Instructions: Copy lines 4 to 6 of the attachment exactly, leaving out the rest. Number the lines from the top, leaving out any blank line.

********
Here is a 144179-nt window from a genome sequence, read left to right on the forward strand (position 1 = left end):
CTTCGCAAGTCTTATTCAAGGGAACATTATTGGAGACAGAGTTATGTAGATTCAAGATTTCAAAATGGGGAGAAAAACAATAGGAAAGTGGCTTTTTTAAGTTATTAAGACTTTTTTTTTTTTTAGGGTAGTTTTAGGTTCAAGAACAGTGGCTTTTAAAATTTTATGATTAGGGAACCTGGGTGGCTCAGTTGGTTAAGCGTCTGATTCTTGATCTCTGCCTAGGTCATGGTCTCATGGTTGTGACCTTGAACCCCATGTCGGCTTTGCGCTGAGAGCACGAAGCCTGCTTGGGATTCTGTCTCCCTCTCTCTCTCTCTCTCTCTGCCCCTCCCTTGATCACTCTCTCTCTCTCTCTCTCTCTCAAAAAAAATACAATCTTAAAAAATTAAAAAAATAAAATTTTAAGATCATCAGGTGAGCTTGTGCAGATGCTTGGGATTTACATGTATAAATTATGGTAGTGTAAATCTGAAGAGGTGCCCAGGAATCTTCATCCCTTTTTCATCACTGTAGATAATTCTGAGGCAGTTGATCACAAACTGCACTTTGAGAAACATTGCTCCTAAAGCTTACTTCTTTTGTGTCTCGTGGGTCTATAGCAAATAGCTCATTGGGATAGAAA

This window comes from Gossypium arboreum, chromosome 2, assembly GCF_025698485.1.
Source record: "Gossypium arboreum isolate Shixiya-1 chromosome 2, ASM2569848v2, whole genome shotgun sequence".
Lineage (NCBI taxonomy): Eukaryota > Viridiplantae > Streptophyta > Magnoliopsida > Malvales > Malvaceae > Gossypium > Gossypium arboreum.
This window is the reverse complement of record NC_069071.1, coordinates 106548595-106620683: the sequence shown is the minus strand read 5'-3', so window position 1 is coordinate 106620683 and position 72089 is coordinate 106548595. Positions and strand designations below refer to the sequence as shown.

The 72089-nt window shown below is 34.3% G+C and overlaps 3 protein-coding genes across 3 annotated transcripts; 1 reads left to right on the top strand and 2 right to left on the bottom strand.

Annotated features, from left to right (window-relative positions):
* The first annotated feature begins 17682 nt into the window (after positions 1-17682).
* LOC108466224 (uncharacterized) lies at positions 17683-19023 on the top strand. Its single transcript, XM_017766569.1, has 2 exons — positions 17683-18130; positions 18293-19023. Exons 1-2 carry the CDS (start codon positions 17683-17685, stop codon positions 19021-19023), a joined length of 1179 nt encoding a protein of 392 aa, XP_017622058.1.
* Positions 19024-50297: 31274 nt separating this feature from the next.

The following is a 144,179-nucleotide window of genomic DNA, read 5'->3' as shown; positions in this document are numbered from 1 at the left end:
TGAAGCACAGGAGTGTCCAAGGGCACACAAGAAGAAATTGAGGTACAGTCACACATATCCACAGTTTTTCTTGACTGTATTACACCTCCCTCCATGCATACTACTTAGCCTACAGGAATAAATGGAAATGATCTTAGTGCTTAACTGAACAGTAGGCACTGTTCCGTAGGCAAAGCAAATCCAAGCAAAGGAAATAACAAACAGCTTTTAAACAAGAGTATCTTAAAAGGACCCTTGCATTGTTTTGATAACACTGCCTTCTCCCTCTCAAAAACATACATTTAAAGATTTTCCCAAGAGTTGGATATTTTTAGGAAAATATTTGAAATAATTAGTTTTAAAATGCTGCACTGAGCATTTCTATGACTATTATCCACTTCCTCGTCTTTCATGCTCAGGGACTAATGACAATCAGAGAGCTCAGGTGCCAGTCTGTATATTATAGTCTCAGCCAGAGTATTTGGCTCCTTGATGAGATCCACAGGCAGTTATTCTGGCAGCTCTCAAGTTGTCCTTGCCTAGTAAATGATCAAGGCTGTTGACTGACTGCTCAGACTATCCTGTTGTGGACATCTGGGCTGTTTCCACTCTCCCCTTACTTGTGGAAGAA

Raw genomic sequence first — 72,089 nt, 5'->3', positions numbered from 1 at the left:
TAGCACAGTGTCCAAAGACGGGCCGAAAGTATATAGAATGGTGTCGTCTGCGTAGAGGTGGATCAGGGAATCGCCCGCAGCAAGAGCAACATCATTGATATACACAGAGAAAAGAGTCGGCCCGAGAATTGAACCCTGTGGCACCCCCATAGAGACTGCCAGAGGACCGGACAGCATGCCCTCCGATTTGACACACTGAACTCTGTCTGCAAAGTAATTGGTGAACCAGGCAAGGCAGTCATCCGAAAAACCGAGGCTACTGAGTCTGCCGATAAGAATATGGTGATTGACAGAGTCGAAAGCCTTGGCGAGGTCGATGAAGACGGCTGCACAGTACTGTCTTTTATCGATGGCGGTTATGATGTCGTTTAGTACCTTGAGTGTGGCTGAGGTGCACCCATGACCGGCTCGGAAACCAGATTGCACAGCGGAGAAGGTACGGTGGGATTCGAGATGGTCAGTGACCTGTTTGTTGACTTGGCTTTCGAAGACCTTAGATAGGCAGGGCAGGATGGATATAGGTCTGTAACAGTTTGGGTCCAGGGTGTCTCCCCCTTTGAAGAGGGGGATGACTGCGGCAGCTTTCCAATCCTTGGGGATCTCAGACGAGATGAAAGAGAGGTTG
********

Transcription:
Source record: "Gossypium arboreum isolate Shixiya-1 chromosome 2, ASM2569848v2, whole genome shotgun sequence".
Lineage (NCBI taxonomy): Eukaryota > Viridiplantae > Streptophyta > Magnoliopsida > Malvales > Malvaceae > Gossypium > Gossypium arboreum.
This window is the reverse complement of record NC_069071.1, coordinates 106548595-106620683: the sequence shown is the minus strand read 5'-3', so window position 1 is coordinate 106620683 and position 72089 is coordinate 106548595. Positions and strand designations below refer to the sequence as shown.